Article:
Asparagus grows well in the Central Texas area being suited to the cooler climate here versus southeast Texas. A well tended asparagus bed can yield 24 to 30 pounds per 100 foot of row and for most of us this is just enough for your family and close friends. Asparagus is a perennial plant that can last 15 to 20 years without replanting if it is cared for properly.
Asparagus is planted from 1 year old plants or “crowns” and the time to plant is now until the weather turns warm. It takes about 3 years from the time you plant until the bed is in full production. Once the bed is in production you will see the buds or “spears” emerge from the soil line. Within a day or maybe two the spear is 4-10 inches long and is ready to be cut just below the soil surface. You can harvest asparagus for 4-6 weeks before the spears become smaller or you just get tired of eating it. Once harvest is complete the spears will grow into fern-like stalks six feet tall. It is a beautiful plant once fully grown and could be part of a flower garden if planted towards the back.
To plant asparagus you need a site that can be left alone for many years and it sure does help if there are no greenbriers or bermudagrass etc. in the bed area because once you plant you have to deal with these problems year after year. Before digging your bed add lots of organic matter and 2-3 pounds of 10-20-10 for every 20 foot of row. Till all this in thoroughly before digging your trench. The planting trench should be 4-6 inches wide and 6-12 inches deep. Plant the crowns in the bottom of the trench about 12 inches apart and fill in the trench with only 2-3 inches of soil. As you go through the first season you will continue to fill in the trench until it is full at the end of the year. We plant crowns this deep so you can come back and lightly till the bed in the winter without damaging the crowns.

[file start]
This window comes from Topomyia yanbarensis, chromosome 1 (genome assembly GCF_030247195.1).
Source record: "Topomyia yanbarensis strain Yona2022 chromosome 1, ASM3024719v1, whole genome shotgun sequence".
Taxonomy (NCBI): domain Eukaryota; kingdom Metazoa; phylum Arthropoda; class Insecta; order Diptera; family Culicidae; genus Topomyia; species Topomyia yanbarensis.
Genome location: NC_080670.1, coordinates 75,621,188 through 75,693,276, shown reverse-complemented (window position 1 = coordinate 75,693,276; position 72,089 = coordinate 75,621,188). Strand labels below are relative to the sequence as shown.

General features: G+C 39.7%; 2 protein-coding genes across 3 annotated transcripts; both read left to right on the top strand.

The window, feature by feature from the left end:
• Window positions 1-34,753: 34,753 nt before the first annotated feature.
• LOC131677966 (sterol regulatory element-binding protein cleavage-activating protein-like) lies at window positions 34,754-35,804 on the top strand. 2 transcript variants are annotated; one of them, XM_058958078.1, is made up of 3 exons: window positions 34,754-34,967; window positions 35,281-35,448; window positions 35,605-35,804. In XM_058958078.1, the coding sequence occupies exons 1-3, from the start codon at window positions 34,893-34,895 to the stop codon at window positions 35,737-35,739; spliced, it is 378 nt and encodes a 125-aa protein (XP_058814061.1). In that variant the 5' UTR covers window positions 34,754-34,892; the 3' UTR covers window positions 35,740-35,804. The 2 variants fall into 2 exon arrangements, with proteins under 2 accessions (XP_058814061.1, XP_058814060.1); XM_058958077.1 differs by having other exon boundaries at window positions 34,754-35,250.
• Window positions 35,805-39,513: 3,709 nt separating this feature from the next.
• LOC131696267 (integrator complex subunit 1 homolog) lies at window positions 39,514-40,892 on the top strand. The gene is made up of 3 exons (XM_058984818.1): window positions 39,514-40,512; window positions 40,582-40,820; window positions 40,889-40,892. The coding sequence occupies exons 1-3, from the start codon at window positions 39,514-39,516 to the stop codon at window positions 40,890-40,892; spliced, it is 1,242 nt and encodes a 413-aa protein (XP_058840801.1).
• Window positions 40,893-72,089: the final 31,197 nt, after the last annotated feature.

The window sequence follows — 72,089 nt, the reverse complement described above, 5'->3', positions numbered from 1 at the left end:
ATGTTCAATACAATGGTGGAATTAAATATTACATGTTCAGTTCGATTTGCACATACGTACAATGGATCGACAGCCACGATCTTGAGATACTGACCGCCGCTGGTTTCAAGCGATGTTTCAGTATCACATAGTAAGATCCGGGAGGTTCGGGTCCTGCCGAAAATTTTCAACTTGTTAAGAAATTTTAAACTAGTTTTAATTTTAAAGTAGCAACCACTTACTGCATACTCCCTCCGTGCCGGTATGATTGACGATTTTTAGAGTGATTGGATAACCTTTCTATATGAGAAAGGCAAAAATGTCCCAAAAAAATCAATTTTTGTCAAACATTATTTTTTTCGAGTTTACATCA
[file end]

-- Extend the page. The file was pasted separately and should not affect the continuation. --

Care in the season is really easy. Asparagus needs deep waterings every few days to promote deep root growth. Under the right conditions asparagus roots can grow 10-12 feet deep. Weeding is done by hand throughout the season although a heavy mulch layer will help keep weeds from being a problem.
Every year after the first killing frost you will remove the top fern growth at the ground level and fertilize with lots of compost and even some nitrogen fertilizer to promote rapid growth.
The last thing to consider is the proper variety. Jersey Giant, Jersey Knight, Jersey Supreme, UC157, and Purple Passion. Jersey Giant, Jersey Knight and Jersey Supreme and are all-male hybrids that are considered more productive since they do not waste energy on producing seed. The cost is higher initially but worth it in the long run. The crowns are shipped directly to you and should be as soon as they arrive then watch how quickly they grow.
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- Bob Whitney
- As an Agriculture Extension Agent for Texas AgriLife Extension Service I have had an opportunity to be involved in just about every aspect of agriculture. From the 5,000 cow dairy to the types of trees to use in a home landscape I have had a chance to learn how the different parts of an agriculture systems work together. Seedless watermelons, drip irrigation, pecan orchard management, fruit crop development, dairy nutrient management, environmental issues confronting agriculture, producer tours, field days, research projects and more have been a part of my life for over 30 years as I lived and breathed agriculture. Since 2004 I have been actively involved in consulting internationally working in Honduras, Guatemala, Egypt, Jordan, Iraq, India, and China. I have worked with missionaries and other groups dedicated to alleviating poverty among third world farmers. I lived in the Middle East in 2007-2008 working on a project for the Borlaug Institute of International Agriculture at Texas A&M University. In this project I was the Chief of Party and Team Leader for a $5.7 Million dollar effort to train Iraqi Extension agents and specialists in all aspects of agriculture.